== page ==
Citation

BibTex format

@article{Brosh:2022:10.1073/pnas.2122026119,
author = {Brosh, O and Fabian, DK and Cogni, R and Tolosana, I and Day, JP and Olivieri, F and Merckx, M and Akilli, N and Szkuta, P and Jiggins, FM},
doi = {10.1073/pnas.2122026119},
journal = {Proc Natl Acad Sci U S A},
title = {A novel transposable element-mediated mechanism causes antiviral resistance in Drosophila through truncating the Veneno protein.},
url = {http://dx.doi.org/10.1073/pnas.2122026119},
volume = {119},
year = {2022}
}

RIS format (EndNote, RefMan)

TY  - JOUR
AB - Hosts are continually selected to evolve new defenses against an ever-changing array of pathogens. To understand this process, we examined the genetic basis of resistance to the Drosophila A virus in Drosophila melanogaster. In a natural population, we identified a polymorphic transposable element (TE) insertion that was associated with an ∼19,000-fold reduction in viral titers, allowing flies to largely escape the harmful effects of infection by this virulent pathogen. The insertion occurs in the protein-coding sequence of the gene Veneno, which encodes a Tudor domain protein. By mutating Veneno with CRISPR-Cas9 in flies and expressing it in cultured cells, we show that the ancestral allele of the gene has no effect on viral replication. Instead, the TE insertion is a gain-of-function mutation that creates a gene encoding a novel resistance factor. Viral titers remained reduced when we deleted the TE sequence from the transcript, indicating that resistance results from the TE truncating the Veneno protein. This is a novel mechanism of virus resistance and a new way by which TEs can contribute to adaptation.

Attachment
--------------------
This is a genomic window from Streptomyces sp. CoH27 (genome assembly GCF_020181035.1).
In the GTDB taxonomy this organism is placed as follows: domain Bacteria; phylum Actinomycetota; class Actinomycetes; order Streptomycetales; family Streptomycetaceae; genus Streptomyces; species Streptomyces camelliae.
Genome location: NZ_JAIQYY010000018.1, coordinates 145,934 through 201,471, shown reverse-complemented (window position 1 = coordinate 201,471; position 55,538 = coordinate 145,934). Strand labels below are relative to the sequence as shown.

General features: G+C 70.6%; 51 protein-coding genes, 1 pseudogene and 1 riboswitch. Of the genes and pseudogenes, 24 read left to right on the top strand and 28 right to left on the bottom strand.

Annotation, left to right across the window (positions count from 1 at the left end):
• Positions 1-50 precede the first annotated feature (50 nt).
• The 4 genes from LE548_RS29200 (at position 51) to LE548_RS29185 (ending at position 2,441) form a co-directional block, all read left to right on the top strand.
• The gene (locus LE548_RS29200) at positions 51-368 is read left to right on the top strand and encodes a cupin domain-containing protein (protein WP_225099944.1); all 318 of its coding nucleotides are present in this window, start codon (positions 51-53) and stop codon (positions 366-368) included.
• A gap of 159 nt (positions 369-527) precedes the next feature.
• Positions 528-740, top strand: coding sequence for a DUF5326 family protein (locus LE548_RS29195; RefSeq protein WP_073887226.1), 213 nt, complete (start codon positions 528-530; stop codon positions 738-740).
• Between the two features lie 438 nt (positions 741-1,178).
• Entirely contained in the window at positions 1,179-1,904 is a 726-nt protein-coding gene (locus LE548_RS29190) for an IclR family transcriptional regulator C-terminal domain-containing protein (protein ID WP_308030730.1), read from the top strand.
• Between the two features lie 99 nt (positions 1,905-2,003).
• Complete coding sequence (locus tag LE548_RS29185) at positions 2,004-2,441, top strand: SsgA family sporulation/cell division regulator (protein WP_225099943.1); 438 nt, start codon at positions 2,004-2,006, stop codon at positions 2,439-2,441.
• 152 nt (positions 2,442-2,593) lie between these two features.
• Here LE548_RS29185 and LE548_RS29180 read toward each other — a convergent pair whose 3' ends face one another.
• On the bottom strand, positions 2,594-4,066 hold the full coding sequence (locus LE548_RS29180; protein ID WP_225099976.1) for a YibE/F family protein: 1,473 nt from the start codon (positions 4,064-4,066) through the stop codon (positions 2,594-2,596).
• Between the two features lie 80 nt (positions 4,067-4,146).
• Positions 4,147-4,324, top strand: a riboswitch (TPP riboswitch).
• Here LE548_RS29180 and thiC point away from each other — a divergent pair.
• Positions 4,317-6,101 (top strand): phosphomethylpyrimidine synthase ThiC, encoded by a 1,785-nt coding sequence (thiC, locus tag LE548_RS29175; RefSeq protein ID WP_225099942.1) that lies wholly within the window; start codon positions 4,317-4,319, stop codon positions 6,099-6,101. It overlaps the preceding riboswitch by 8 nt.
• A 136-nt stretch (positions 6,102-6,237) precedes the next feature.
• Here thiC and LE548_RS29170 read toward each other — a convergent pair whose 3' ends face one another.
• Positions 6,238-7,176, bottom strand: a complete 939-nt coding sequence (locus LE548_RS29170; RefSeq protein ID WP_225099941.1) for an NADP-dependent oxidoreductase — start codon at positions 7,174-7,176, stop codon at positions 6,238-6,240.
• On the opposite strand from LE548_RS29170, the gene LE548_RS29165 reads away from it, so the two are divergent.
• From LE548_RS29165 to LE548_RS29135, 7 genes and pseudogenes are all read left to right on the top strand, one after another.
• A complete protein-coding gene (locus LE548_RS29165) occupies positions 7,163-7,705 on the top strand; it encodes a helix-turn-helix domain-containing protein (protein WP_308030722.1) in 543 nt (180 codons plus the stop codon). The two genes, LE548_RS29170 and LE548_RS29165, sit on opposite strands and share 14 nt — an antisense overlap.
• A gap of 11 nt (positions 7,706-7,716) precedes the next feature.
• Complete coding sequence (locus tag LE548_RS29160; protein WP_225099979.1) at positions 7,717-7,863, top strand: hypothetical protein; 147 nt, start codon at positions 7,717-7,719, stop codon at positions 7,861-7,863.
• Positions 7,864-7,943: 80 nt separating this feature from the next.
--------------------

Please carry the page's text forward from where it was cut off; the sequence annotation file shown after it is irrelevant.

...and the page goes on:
AU - Brosh,O
AU - Fabian,DK
AU - Cogni,R
AU - Tolosana,I
AU - Day,JP
AU - Olivieri,F
AU - Merckx,M
AU - Akilli,N
AU - Szkuta,P
AU - Jiggins,FM
DO - 10.1073/pnas.2122026119
PY - 2022///
TI - A novel transposable element-mediated mechanism causes antiviral resistance in Drosophila through truncating the Veneno protein.
T2 - Proc Natl Acad Sci U S A
UR - http://dx.doi.org/10.1073/pnas.2122026119
UR - https://www.ncbi.nlm.nih.gov/pubmed/35858337
VL - 119
ER -